Back in April, I wrote that the Retirement Plan Season Starts Now.
“Now” literally means now for an employer who wants to start a new 401(k) plan this year and take advantage of special tax rules that allow the plan to automatically pass the 401(k) discrimination tests.
Historically, many calendar year end companies have waited until late December to establish a new retirement plan. Employers have said “as long as my plan is in place by December 31, can’t my company consider the entire year for purposes of contributions and tax deductions?”
The answer to which is generally “yes” for most types of retirement plans, but there is a big exception for new Safe Harbor 401(k) plans.
October 1 is the due date for an employer to establish a new 401(k) plan using those special “Safe Harbor” contribution rules to permit owners and other Highly Compensated Employees to maximize their contributions regardless of how much the Non-Highly Compensated Employees contribute.
It works something like this. The employer can make one of two types of Safe Harbor contributions:
- 3% of compensation for all eligible employees, or
- Matching contribution of 100% of the first 3% of an employee’s contribution, and 50% of the next 2% of an employee’s contribution. Thus, if an employee contributes the full 5%, it will cost the employer 4%.
Bottom line: Owners and other Highly Compensated Employees would be able to defer the entire $17,500 maximum plus an additional $5,500 for those over age 50…and also receive the Safe Harbor contribution.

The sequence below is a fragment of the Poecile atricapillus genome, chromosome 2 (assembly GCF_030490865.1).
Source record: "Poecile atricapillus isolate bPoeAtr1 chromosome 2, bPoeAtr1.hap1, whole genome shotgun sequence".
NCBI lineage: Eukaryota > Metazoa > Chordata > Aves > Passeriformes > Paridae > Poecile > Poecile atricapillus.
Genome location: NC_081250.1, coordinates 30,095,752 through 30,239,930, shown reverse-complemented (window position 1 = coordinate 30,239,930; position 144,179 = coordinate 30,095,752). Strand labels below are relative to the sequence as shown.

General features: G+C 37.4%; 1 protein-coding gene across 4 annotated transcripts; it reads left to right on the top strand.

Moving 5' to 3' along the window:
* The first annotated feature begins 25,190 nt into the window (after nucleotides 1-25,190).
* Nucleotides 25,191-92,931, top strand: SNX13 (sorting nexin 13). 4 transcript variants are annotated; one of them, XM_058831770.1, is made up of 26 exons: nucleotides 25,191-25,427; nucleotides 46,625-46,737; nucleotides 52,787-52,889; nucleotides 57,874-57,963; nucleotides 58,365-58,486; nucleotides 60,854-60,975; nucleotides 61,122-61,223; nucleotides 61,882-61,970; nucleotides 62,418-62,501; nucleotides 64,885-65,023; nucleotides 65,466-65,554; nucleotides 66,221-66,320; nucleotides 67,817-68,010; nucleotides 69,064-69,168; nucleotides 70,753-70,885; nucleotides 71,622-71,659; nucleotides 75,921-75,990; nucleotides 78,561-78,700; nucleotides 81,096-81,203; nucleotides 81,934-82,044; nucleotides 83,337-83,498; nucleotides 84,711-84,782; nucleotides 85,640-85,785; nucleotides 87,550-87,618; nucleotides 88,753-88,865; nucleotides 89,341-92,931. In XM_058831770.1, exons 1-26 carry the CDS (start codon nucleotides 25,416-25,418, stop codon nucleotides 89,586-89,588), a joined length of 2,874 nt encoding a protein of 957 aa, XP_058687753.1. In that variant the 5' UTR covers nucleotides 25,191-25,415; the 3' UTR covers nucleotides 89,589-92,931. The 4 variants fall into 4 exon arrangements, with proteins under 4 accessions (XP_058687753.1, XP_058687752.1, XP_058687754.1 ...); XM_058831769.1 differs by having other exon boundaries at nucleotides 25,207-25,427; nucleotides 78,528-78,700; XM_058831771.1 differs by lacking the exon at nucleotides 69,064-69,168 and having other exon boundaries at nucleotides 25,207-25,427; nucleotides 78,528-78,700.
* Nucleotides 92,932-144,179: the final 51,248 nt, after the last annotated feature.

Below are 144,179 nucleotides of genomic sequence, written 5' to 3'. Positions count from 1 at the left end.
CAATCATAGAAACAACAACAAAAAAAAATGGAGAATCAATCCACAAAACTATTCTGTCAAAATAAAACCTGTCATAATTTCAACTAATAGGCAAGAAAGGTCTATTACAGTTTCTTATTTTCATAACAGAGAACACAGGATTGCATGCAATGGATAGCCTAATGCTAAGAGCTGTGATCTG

How is this possible if a plan is established on or before October 1? It’s simply that the 401(k) individual limit is a personal calendar year limit even though the 401(k) plan would have been in effect for less than the full year.
Here are the four things needed to get done on or before the October 1, deadline.
- The TPA provides a plan document.
- The employer establishes a trust account.
- The advisor helps the employer select a 401(k) provider.
- The adviser helps communicate the plan to the employees.
There is still time for an employer to establish a new 401(k) plan, and maybe even qualify for the retirement plan start-up tax credit.
This article is for general information and discussion purposes only. Employers and employees should always seek the advice of experienced tax advisors for the application of the tax rules to their specific situation.
Jerry Kalish is an Advisory Board member for Employee Benefit Adviser and President of National Benefit Services, Inc., a Chicago-based third party administrator. He is a Guest Lecturer at John Marshall School of Law LLM Program in Employee Benefits and services on the Great Lakes IRS Advisory Council for Tax Exempt and Government Entity Plans. Jerry has been publishing The Retirement Plan Blog since 2006. He can be reached via email at firstname.lastname@example.org and followed on Twitter.
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